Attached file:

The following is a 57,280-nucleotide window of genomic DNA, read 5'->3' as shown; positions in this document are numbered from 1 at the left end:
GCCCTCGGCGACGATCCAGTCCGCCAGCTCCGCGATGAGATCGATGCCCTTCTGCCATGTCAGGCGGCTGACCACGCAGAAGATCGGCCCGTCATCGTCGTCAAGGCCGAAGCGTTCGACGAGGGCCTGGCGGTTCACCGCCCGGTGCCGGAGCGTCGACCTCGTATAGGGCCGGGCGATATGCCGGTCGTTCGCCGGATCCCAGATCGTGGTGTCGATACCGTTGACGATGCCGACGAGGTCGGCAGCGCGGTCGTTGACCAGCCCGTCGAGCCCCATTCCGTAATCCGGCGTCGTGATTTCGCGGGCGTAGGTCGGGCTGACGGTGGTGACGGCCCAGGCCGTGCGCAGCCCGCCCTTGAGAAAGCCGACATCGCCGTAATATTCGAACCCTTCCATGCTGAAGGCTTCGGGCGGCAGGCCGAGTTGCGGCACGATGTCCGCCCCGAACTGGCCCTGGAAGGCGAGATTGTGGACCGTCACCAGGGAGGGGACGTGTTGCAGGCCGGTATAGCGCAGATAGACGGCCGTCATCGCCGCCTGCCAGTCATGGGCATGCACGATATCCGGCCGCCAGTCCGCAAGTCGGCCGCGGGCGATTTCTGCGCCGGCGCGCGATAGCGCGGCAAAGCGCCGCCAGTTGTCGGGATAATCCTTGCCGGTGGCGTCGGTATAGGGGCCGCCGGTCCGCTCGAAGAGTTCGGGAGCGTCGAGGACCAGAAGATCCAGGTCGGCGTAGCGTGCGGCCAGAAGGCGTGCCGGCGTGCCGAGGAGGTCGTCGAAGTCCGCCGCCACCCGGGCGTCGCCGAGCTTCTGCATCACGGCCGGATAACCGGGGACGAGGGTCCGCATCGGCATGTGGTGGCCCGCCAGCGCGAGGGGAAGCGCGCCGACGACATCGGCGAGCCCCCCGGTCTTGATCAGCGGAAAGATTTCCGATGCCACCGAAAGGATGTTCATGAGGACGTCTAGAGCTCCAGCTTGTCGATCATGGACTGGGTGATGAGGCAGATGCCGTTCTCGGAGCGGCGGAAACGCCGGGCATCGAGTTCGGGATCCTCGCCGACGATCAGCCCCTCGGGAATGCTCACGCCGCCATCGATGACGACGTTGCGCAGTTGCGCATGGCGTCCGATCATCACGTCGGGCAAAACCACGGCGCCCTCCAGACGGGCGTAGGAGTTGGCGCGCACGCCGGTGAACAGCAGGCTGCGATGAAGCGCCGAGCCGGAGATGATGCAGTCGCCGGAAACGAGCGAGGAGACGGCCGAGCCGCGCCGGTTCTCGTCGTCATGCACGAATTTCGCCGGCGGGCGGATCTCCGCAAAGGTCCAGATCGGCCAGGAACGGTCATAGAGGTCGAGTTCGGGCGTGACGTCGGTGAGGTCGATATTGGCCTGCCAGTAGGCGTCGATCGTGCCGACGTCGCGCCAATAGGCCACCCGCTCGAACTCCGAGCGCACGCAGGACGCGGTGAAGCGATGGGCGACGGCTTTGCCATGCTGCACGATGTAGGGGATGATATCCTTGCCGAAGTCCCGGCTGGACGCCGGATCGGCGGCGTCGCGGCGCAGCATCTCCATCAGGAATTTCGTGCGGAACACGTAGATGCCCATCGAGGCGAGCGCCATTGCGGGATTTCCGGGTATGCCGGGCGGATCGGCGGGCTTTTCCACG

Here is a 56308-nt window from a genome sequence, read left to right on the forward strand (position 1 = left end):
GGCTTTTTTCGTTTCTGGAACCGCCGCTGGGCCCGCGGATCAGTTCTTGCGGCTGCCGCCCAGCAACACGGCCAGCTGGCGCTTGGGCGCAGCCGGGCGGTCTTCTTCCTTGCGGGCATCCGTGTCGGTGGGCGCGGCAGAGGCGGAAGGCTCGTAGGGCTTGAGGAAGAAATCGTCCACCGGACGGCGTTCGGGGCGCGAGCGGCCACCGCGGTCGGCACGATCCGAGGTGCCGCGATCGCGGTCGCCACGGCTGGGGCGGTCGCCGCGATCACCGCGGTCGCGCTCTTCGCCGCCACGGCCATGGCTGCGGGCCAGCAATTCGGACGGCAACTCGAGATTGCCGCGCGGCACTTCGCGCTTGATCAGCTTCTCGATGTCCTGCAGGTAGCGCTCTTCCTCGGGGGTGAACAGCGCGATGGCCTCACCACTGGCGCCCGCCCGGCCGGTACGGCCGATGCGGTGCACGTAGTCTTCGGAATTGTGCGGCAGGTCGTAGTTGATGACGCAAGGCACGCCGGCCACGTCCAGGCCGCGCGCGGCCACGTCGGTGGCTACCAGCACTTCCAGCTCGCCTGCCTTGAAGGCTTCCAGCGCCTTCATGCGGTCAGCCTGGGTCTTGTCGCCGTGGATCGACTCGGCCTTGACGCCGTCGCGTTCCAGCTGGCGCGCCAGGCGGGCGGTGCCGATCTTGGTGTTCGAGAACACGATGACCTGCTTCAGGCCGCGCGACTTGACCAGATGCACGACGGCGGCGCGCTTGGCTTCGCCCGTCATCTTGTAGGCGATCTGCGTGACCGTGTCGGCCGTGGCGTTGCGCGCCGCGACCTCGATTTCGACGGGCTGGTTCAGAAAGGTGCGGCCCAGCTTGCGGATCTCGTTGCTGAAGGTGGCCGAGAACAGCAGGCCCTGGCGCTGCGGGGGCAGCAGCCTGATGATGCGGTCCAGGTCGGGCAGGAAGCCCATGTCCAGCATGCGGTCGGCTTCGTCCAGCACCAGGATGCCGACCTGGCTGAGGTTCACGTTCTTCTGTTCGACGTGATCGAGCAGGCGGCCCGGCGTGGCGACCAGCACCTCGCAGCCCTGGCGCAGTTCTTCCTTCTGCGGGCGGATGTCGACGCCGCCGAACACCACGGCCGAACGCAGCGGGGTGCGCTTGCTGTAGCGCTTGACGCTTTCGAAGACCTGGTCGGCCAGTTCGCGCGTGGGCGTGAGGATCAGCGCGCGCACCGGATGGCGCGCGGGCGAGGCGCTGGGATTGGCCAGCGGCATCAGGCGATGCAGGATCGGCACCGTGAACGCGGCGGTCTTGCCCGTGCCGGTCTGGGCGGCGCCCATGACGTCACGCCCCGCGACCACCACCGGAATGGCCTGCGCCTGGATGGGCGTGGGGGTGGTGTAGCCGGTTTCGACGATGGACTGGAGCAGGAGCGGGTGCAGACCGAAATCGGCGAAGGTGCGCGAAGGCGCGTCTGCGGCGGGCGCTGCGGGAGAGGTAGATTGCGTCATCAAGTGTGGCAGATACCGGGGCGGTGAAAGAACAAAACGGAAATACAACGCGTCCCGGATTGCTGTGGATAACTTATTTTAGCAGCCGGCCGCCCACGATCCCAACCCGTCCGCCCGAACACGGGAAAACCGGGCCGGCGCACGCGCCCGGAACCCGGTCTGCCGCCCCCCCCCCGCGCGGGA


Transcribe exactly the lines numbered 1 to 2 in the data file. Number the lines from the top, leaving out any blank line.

The following is a 57,280-nucleotide window of genomic DNA, read 5'->3' as shown; positions in this document are numbered from 1 at the left end:
GCCCTCGGCGACGATCCAGTCCGCCAGCTCCGCGATGAGATCGATGCCCTTCTGCCATGTCAGGCGGCTGACCACGCAGAAGATCGGCCCGTCATCGTCGTCAAGGCCGAAGCGTTCGACGAGGGCCTGGCGGTTCACCGCCCGGTGCCGGAGCGTCGACCTCGTATAGGGCCGGGCGATATGCCGGTCGTTCGCCGGATCCCAGATCGTGGTGTCGATACCGTTGACGATGCCGACGAGGTCGGCAGCGCGGTCGTTGACCAGCCCGTCGAGCCCCATTCCGTAATCCGGCGTCGTGATTTCGCGGGCGTAGGTCGGGCTGACGGTGGTGACGGCCCAGGCCGTGCGCAGCCCGCCCTTGAGAAAGCCGACATCGCCGTAATATTCGAACCCTTCCATGCTGAAGGCTTCGGGCGGCAGGCCGAGTTGCGGCACGATGTCCGCCCCGAACTGGCCCTGGAAGGCGAGATTGTGGACCGTCACCAGGGAGGGGACGTGTTGCAGGCCGGTATAGCGCAGATAGACGGCCGTCATCGCCGCCTGCCAGTCATGGGCATGCACGATATCCGGCCGCCAGTCCGCAAGTCGGCCGCGGGCGATTTCTGCGCCGGCGCGCGATAGCGCGGCAAAGCGCCGCCAGTTGTCGGGATAATCCTTGCCGGTGGCGTCGGTATAGGGGCCGCCGGTCCGCTCGAAGAGTTCGGGAGCGTCGAGGACCAGAAGATCCAGGTCGGCGTAGCGTGCGGCCAGAAGGCGTGCCGGCGTGCCGAGGAGGTCGTCGAAGTCCGCCGCCACCCGGGCGTCGCCGAGCTTCTGCATCACGGCCGGATAACCGGGGACGAGGGTCCGCATCGGCATGTGGTGGCCCGCCAGCGCGAGGGGAAGCGCGCCGACGACATCGGCGAGCCCCCCGGTCTTGATCAGCGGAAAGATTTCCGATGCCACCGAAAGGATGTTCATGAGGACGTCTAGAGCTCCAGCTTGTCGATCATGGACTGGGTGATGAGGCAGATGCCGTTCTCGGAGCGGCGGAAACGCCGGGCATCGAGTTCGGGATCCTCGCCGACGATCAGCCCCTCGGGAATGCTCACGCCGCCATCGATGACGACGTTGCGCAGTTGCGCATGGCGTCCGATCATCACGTCGGGCAAAACCACGGCGCCCTCCAGACGGGCGTAGGAGTTGGCGCGCACGCCGGTGAACAGCAGGCTGCGATGAAGCGCCGAGCCGGAGATGATGCAGTCGCCGGAAACGAGCGAGGAGACGGCCGAGCCGCGCCGGTTCTCGTCGTCATGCACGAATTTCGCCGGCGGGCGGATCTCCGCAAAGGTCCAGATCGGCCAGGAACGGTCATAGAGGTCGAGTTCGGGCGTGACGTCGGTGAGGTCGATATTGGCCTGCCAGTAGGCGTCGATCGTGCCGACGTCGCGCCAATAGGCCACCCGCTCGAACTCCGAGCGCACGCAGGACGCGGTGAAGCGATGGGCGACGGCTTTGCCATGCTGCACGATGTAGGGGATGATATCCTTGCCGAAGTCCCGGCTGGACGCCGGATCGGCGGCGTCGCGGCGCAGCATCTCCATCAGGAATTTCGTGCGGAACACGTAGATGCCCATCGAGGCGAGCGCCATTGCGGGATTTCCGGGTATGCCGGGCGGATCGGCGGGCTTTTCCACG